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The .gov means it’s official.
Federal government websites often end in .gov or .mil. Before sharing sensitive information, make sure you’re on a federal government site.

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The https:// ensures that you are connecting to the official website and that any information you provide is encrypted and transmitted securely.

Choosing your .gov domain name

General rules for .gov domain names

Your domain name represents your organization and your services to the world online. Good domain names are memorable and easy to say out loud (like over the phone or in a presentation).

Names of government organizations can be similar or even identical, so our domain naming rules aim to prevent confusion.

Your domain name must:

  • Be available (Check availability)
  • Relate to your organization’s name, location, and/or services
  • Be clear to the general public. Your domain name must not be easily confused with other organizations.

Names that uniquely apply to your organization are likely to be approved over names that could also apply to other organizations.

Requests for your organization’s initials or an abbreviated name might not be approved, but we encourage you to request the name you want.

Only federal agencies can request generic terms

Only federal agencies can request generic terms like vote.gov or benefits.gov.

That said, we can approve domains with generic terms, like marylandvotes.gov, because it references a location and a service.

Things to avoid in .gov domain names

Avoid using the following in your .gov domain name:

  • Dashes or hyphens
  • Numbers
  • Misspellings

Domain name requirements and guidance for specific types of organizations

.Gov domain names must follow the naming requirements for your type of organization. Read domain name requirements and guidance for:

Executive branch federal agencies

These are agencies of the U.S. government’s executive branch. Read guidance specifically for executive branch federal agencies.

Examples:

  • fema.gov
  • medicare.gov
  • usda.gov

Judicial branch federal agencies

These are agencies of the U.S. government’s judicial branch.

Examples:

  • uscourts.gov
  • ustaxcourt.gov
  • ussc.gov

Legislative branch federal agencies

These are agencies of the U.S. government’s legislative branch.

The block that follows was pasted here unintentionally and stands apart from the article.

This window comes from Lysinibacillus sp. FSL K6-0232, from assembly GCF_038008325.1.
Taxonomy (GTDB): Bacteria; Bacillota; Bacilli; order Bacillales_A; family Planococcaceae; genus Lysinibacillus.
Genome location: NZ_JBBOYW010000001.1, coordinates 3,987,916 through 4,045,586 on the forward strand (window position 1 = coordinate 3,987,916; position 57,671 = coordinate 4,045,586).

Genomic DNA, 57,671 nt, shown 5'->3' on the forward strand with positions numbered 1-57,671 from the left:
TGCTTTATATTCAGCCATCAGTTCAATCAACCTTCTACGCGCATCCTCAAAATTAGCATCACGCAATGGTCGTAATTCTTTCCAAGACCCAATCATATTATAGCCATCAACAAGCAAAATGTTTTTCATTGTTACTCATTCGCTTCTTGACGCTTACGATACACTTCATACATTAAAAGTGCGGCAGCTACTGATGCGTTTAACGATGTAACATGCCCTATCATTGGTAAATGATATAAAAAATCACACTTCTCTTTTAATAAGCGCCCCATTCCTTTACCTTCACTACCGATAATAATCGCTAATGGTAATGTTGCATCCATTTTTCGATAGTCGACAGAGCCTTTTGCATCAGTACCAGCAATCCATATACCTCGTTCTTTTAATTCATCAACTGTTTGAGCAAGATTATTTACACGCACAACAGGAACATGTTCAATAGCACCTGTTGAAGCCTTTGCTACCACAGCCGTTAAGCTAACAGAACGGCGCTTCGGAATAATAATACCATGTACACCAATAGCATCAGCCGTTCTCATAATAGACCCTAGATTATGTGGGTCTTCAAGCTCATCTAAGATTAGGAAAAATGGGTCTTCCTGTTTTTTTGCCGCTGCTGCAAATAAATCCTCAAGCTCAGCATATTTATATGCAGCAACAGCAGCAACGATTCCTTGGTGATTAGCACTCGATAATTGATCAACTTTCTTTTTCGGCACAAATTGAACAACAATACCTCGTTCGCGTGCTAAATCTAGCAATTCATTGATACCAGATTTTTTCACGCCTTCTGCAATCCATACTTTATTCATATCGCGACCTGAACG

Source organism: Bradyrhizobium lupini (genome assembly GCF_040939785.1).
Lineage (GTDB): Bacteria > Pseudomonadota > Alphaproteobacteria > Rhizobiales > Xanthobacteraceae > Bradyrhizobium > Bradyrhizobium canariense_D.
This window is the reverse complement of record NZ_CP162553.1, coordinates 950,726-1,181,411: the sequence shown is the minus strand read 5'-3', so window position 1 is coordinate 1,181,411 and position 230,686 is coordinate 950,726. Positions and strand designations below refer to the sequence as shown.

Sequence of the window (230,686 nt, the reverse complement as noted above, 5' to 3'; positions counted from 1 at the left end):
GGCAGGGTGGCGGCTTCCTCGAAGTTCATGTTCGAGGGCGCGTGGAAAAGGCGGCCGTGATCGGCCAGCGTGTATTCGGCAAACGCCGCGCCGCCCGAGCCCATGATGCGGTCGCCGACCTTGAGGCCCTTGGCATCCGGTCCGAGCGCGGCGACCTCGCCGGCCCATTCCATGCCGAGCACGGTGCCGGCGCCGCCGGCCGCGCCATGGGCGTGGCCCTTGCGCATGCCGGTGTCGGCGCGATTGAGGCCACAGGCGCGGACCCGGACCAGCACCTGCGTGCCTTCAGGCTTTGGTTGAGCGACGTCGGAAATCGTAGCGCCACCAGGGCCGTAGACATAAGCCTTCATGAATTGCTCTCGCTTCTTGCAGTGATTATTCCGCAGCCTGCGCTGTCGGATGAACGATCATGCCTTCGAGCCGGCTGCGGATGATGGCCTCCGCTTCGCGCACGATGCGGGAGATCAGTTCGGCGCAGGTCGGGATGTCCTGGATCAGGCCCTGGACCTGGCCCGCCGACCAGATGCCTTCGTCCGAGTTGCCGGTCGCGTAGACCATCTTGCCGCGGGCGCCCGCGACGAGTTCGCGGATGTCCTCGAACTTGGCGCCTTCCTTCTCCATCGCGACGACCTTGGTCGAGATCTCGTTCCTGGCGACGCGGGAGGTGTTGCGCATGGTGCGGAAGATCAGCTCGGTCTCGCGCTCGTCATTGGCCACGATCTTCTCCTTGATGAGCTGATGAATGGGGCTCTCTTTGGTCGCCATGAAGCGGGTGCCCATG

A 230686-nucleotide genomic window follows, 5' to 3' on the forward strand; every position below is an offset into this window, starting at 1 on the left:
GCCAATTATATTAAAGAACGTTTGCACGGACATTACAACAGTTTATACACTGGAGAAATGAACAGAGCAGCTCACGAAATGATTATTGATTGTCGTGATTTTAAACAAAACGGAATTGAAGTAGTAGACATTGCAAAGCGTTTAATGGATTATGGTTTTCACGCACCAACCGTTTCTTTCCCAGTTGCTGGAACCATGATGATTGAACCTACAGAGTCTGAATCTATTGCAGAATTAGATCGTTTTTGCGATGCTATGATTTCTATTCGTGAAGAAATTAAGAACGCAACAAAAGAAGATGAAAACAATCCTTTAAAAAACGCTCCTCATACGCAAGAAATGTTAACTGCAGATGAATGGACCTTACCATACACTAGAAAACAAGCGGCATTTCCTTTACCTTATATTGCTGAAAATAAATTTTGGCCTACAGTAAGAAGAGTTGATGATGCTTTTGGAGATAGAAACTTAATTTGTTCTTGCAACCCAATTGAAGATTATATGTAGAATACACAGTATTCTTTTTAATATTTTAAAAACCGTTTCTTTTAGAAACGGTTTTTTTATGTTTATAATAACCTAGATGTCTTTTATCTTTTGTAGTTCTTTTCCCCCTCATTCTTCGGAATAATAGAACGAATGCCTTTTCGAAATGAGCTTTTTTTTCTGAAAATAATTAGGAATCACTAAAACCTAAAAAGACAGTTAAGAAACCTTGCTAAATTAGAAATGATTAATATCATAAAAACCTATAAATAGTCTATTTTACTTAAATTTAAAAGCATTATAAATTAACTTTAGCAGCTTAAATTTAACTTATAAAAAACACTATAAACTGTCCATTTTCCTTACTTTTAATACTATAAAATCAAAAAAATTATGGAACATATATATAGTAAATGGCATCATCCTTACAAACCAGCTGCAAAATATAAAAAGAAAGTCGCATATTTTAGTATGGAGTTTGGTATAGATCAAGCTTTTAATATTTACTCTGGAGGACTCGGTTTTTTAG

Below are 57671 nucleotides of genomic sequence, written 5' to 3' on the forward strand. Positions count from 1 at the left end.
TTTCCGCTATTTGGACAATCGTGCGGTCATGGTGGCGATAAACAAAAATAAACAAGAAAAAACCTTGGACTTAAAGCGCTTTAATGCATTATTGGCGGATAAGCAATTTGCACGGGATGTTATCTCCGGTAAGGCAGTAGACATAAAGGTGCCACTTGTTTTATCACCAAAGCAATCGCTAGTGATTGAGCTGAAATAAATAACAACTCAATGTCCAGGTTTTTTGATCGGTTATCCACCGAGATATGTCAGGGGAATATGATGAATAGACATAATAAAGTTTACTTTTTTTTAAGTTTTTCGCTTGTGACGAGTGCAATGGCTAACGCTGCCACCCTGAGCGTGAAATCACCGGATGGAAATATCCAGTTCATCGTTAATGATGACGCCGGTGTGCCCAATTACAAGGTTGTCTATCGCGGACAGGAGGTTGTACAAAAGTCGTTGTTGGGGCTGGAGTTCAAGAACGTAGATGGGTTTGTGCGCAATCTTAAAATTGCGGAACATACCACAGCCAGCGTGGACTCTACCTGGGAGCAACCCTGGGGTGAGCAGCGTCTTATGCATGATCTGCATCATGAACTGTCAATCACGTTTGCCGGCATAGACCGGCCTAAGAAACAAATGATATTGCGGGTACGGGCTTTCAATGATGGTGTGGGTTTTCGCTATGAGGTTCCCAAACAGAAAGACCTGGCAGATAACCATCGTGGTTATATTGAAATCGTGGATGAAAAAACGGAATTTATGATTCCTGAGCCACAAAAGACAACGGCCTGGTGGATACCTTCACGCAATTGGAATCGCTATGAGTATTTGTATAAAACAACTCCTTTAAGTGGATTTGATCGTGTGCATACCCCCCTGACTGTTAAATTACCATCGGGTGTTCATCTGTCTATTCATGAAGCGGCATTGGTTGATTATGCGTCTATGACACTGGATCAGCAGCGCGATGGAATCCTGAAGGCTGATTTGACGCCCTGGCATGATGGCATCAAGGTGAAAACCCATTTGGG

Examples:

  • gao.gov
  • gpo.gov
  • loc.gov

Interstate organizations

These are organizations of two or more states.

Examples:

  • EMScompact.gov
  • wmataOIG.gov
  • trpa.gov

U.S. states and territories

This includes the 50 U.S. states, the District of Columbia, American Samoa, Guam, Northern Mariana Islands, Puerto Rico, or the U.S. Virgin Islands.

State .gov domains must include the two-letter state abbreviation or clearly spell out the state name.

Examples:

  • AmericanSamoa.gov
  • Colorado.gov
  • MN.gov
  • Guam.gov

Tribal governments

Tribal governments recognized by the federal or a state government.

Tribal domains may include the suffix -nsn, for native sovereign nation.

Examples:

  • tbyi.gov
  • pitu.gov
  • TulalipTribalCourt-nsn.gov

Counties

This organization type includes counties, parishes, or boroughs.

Most county .gov domains must include the two-letter state abbreviation or the full state name. County names that aren’t shared by any other city, county, parish, town, borough, village or equivalent in the U.S. (at the time a domain is granted) don’t have to refer to their state in their domain name. Counties can include “county” in their domain to distinguish it from other places with similar names.

We use the Census Bureau’s National Places Gazetteer Files to determine if county names are unique.

Examples:

  • LACounty.gov
  • LivingstonParishLA.gov
  • MitchellCountyNC.gov
  • MiamiDade.gov

Cities

This organization type includes cities, towns, townships, villages, etc.

Most city domains must include the two-letter state abbreviation or clearly spell out the state name. Using phrases like “City of” or “Town of” is optional.

Cities that meet one of the criteria below don’t have to refer to their state in their domain name.

  • The city name is not shared by any other U.S. city, town, village, or county. We use the Census Bureau’s National Places Gazetteer Files to determine if names are unique.

  • The city is so well known that it doesn’t need a state reference to communicate location. We use the list of U.S. “dateline cities” in the Associated Press Stylebook as part of our decision.

  • It’s one of the 150 largest cities by population, according to the Census Bureau.

Examples:

  • CityofEudoraKS.gov
  • WallaWallaWA.gov
  • Pocatello.gov

Special districts

These are independent organizations within a single state.

Domain names must represent your organization or institutional name, not solely the services you provide. It also needs to include your two-letter state abbreviation or clearly spell out the state name unless city or county exceptions apply.

Examples:

  • GlacierViewFire.gov
  • TechshareTX.gov
  • UtahTrust.gov

School districts

School districts that aren’t part of a local government are eligible for .gov domains.

Domain names must represent your organization or institutional name.

Example:

  • mckinneyISDTX.gov
  • BooneCSDIA.gov
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